Last year they launched a scenario called TYFA, which is an attempt to model a widespread adoption of agroecological practices across Europe, entailing a phasing-out of pesticides and synthetic fertilisers, and the redeployment of extensive grasslands and landscape infrastructure. This involves the adoption of “healthy diets”, which in this case means a drop in total calories by 6 per cent, slashing consumption of pork and poultry meat by almost two-thirds, and an increase in fruit and vegetable consumption by half.

However, this approach only leads to reductions in greenhouse gas emissions of around 40 per cent.

The institute also developed a scenario that they call TYFA-GHG, in which the main assumptions are the same, but where they further reduce bovine numbers and allow for more biogas production. These two actions reduce emissions by a further 7 percentage points. This is still within the range of most scenarios in the IEEP review.

IDDRI argues that although their approach does not come close to carbon neutrality, it has several advantages. Measures included in the scenarios, such as eliminating pesticides, conserving semi-natural grasslands and setting aside land for agroecological infrastructures (hedgerows, grass strips, grasslands, thickets etc.) will all have a significantly positive contribution to biodiversity. They also assert that their low-tech scenario could increase adaptation capacity by increasing the level of diversity in agricultural landscapes and improving soil organic matter.

They also dispute the potential for improvements in efficiency that are assumed in several previous scenarios.

After reading these two reports, it is clear that there is currently no plan of action that shows how agriculture can be transformed to fit into a zero-carbon future. Nevertheless, steps need to be taken right now. The IEEP suggests an emission reductions hierarchy in an analogy of the waste reduction hierarchy (see box).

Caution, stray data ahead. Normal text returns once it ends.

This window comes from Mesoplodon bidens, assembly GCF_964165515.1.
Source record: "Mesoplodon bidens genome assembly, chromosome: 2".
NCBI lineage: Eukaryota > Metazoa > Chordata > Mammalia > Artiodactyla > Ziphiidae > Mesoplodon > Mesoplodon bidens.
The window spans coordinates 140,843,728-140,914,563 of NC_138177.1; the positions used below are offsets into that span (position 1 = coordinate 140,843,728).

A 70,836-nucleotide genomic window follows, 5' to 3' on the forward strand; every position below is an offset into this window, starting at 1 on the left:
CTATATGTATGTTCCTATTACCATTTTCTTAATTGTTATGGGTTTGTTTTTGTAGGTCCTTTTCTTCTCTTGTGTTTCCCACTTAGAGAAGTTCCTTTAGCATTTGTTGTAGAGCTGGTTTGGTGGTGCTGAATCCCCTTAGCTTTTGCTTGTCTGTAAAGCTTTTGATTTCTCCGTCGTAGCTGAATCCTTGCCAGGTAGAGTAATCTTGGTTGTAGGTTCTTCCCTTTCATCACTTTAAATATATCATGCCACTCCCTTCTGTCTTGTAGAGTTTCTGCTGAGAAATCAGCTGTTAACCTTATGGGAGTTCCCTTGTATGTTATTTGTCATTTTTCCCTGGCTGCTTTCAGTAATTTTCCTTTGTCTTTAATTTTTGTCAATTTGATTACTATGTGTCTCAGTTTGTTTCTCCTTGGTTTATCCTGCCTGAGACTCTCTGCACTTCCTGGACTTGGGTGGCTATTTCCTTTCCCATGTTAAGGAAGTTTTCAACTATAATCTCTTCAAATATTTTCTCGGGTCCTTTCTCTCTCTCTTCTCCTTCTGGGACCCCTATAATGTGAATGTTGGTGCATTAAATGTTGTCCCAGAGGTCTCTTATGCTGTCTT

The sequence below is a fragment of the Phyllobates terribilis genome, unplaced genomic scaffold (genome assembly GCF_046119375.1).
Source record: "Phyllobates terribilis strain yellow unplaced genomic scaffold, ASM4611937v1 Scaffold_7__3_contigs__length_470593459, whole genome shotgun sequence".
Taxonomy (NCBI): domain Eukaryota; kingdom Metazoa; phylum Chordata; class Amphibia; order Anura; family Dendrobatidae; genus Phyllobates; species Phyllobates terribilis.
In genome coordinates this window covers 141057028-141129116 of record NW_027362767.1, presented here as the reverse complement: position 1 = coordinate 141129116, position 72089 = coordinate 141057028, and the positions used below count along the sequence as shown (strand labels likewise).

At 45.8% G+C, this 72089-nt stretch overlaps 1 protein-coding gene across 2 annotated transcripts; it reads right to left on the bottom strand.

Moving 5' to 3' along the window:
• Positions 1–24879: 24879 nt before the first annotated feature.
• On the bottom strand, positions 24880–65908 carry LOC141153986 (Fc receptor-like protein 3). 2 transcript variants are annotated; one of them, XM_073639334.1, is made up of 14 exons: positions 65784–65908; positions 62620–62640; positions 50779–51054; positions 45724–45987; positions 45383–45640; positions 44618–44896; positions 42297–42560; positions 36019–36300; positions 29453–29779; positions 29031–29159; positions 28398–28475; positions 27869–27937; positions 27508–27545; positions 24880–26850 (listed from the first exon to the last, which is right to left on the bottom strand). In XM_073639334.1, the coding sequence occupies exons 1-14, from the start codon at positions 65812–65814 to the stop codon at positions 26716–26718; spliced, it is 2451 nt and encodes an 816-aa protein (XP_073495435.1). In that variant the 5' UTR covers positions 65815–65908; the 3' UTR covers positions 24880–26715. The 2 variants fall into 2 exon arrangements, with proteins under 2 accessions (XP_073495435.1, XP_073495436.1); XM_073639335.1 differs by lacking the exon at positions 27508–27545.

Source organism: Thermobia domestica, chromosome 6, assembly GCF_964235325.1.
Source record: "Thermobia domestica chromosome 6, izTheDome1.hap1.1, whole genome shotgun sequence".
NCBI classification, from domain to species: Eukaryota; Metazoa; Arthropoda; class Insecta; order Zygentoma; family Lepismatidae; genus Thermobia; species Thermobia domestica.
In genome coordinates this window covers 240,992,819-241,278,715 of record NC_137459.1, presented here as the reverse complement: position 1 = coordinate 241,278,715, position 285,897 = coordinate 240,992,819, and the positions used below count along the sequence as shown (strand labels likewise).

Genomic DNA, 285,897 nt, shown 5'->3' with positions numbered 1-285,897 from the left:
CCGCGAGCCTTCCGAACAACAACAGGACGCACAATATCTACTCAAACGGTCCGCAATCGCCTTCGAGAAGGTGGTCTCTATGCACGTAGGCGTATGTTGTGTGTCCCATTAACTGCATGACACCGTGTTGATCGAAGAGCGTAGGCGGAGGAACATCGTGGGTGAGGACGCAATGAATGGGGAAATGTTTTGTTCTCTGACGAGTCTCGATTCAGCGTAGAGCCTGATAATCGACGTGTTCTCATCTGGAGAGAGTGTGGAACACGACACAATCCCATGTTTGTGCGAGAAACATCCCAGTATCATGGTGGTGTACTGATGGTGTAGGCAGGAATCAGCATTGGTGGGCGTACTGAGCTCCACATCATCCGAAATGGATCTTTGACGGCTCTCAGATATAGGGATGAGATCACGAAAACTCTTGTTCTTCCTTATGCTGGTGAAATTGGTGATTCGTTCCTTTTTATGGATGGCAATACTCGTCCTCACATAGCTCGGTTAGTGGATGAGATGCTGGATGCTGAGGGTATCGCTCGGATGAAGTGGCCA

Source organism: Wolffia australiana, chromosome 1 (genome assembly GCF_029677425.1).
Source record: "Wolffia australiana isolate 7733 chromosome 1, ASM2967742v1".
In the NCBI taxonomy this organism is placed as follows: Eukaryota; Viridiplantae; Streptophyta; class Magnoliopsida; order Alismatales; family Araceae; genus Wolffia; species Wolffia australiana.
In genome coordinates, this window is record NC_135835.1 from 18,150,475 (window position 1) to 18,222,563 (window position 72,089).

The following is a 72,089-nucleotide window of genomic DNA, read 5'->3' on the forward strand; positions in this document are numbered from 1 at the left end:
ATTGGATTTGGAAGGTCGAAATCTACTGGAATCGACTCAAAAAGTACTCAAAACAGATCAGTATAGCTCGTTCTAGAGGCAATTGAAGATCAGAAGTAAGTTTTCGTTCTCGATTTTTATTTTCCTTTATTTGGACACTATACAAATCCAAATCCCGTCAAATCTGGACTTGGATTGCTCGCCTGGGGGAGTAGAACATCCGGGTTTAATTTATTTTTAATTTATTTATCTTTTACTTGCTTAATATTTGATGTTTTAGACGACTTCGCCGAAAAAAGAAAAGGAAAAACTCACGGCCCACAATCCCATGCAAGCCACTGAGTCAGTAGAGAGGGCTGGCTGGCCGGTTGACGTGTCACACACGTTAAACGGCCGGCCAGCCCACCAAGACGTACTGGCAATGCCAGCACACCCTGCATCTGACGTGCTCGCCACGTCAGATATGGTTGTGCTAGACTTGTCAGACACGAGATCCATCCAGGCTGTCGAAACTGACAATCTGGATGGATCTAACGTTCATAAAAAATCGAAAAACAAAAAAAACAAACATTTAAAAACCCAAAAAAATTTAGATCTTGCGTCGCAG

They also suggest that “the perceived high cost and ‘special nature’ of agriculture” that has so far been used an argument against climate action in the sector should be reviewed. They add that in order for the agriculture sector to contribute to net-zero emissions by the middle of the century, it needs to be target driven. Policy should facilitate for farms to make a transition and make low-carbon choices a norm.

In line with the IDDRI concerns, they also call for the need to define “truly synergetic measures that benefit both the climate and wider environmental goals” as well as developing “carbon farming schemes that build on results”.

They conclude that “transforming the sector will take time, requiring long-term investment and commitments at all levels”.

Kajsa Pira

“Net-zero agriculture in 2050: How to get there” by the Institute for European Environmental Policy (IEEP) https://ieep.eu/publications/net-zero-agriculture-in-2050-how-to-get-there
 “Agroecology and carbon neutrality in Europe by 2050: what are the issues?” by Institut du Développement Durable et des Relations Internationales (IDDRI) https://www.iddri.org/en/publications-and-events/study/agroecology-and-c...

Agricultural emission reductions hierarchy

  1. Avoiding emissions where possible. Changing the types of commodities produced, reducing the consumption of livestock and other carbon-intensive products, and eliminating food waste;
  2. Reducing emissions where they cannot be avoided. Increasing the resource-efficiency of production, lowering the per-unit GHG emissions of a commodity, producing seasonally and in the most optimal conditions in Europe, and reducing harvesting waste;
  3. Recovery of emissions where possible. Increasing the sequestration potential on land to build carbon sequestration into standard production practices and ensuring its continued and permanent management on agricultural land. Developing circular-bio-economies that recover post-consumption and production nutrients, energy and materials as inputs to the sector, reducing the need for new inputs. Future agriculture must be different from that of today, sufficiently transformed to enable its contribution to combatting climate change and the delivery of net-zero emissions, while providing adequate nutrition and other ecosystem services to an increasingly global society.